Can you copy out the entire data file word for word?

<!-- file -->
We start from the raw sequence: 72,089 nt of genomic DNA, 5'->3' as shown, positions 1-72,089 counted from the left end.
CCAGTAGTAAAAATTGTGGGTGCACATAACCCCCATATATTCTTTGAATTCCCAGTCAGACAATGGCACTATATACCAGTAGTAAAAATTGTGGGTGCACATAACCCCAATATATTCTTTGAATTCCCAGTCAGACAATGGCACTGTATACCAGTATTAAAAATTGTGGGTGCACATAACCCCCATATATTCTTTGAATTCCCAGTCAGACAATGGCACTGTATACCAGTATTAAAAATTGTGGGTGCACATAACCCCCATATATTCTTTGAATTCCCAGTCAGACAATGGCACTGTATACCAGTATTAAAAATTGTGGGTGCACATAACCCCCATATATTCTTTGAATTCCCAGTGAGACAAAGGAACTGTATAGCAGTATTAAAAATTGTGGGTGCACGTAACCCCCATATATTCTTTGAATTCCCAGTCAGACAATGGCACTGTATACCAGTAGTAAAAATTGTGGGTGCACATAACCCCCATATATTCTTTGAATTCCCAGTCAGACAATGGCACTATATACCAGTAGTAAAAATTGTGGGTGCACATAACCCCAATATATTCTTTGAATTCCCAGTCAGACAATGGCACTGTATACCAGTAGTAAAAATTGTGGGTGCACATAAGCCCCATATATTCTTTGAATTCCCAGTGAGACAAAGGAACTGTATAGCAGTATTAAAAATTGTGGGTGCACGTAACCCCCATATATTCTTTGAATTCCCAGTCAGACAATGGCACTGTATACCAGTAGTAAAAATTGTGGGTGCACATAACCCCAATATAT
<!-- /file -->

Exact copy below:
We start from the raw sequence: 72,089 nt of genomic DNA, 5'->3' as shown, positions 1-72,089 counted from the left end.
CCAGTAGTAAAAATTGTGGGTGCACATAACCCCCATATATTCTTTGAATTCCCAGTCAGACAATGGCACTATATACCAGTAGTAAAAATTGTGGGTGCACATAACCCCAATATATTCTTTGAATTCCCAGTCAGACAATGGCACTGTATACCAGTATTAAAAATTGTGGGTGCACATAACCCCCATATATTCTTTGAATTCCCAGTCAGACAATGGCACTGTATACCAGTATTAAAAATTGTGGGTGCACATAACCCCCATATATTCTTTGAATTCCCAGTCAGACAATGGCACTGTATACCAGTATTAAAAATTGTGGGTGCACATAACCCCCATATATTCTTTGAATTCCCAGTGAGACAAAGGAACTGTATAGCAGTATTAAAAATTGTGGGTGCACGTAACCCCCATATATTCTTTGAATTCCCAGTCAGACAATGGCACTGTATACCAGTAGTAAAAATTGTGGGTGCACATAACCCCCATATATTCTTTGAATTCCCAGTCAGACAATGGCACTATATACCAGTAGTAAAAATTGTGGGTGCACATAACCCCAATATATTCTTTGAATTCCCAGTCAGACAATGGCACTGTATACCAGTAGTAAAAATTGTGGGTGCACATAAGCCCCATATATTCTTTGAATTCCCAGTGAGACAAAGGAACTGTATAGCAGTATTAAAAATTGTGGGTGCACGTAACCCCCATATATTCTTTGAATTCCCAGTCAGACAATGGCACTGTATACCAGTAGTAAAAATTGTGGGTGCACATAACCCCAATATAT